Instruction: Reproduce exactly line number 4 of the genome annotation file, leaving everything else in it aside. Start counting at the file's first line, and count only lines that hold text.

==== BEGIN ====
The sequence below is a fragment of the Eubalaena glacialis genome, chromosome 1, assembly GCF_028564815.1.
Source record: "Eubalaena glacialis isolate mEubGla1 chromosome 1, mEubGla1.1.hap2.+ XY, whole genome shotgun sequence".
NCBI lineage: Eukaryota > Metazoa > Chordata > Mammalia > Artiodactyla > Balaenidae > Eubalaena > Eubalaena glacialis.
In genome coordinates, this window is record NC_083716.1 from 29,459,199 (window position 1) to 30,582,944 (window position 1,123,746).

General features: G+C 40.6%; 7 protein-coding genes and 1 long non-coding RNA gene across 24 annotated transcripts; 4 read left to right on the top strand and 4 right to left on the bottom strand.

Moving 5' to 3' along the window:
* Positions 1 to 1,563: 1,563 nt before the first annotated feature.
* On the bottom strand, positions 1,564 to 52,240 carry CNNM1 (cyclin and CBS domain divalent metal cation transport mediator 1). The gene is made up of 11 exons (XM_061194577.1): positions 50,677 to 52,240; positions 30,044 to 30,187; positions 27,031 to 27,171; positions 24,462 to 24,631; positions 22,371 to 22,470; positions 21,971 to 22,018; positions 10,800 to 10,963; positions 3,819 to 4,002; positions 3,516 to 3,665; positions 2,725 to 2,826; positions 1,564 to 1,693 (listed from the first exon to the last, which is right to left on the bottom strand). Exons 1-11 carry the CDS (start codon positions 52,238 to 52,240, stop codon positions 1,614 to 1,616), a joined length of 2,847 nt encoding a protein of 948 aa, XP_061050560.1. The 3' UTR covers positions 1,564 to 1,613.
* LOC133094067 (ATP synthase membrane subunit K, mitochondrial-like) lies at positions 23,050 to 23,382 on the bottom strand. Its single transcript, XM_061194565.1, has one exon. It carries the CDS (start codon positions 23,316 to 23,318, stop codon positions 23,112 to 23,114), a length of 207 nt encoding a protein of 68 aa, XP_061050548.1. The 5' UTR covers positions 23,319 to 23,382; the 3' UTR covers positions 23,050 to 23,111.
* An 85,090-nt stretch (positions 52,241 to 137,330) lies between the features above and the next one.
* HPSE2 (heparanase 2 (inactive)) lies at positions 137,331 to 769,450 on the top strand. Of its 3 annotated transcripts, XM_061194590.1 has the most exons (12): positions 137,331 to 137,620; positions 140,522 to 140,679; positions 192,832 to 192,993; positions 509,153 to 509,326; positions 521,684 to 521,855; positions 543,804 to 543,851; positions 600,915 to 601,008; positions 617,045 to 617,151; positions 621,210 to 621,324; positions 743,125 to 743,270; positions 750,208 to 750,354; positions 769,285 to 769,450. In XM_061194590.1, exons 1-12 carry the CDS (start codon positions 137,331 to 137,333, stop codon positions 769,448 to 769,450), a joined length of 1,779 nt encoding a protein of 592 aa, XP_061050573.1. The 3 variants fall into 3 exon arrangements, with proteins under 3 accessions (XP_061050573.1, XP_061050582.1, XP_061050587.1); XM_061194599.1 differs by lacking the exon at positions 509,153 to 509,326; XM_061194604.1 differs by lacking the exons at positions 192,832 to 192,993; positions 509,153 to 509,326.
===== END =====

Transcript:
In genome coordinates, this window is record NC_083716.1 from 29,459,199 (window position 1) to 30,582,944 (window position 1,123,746).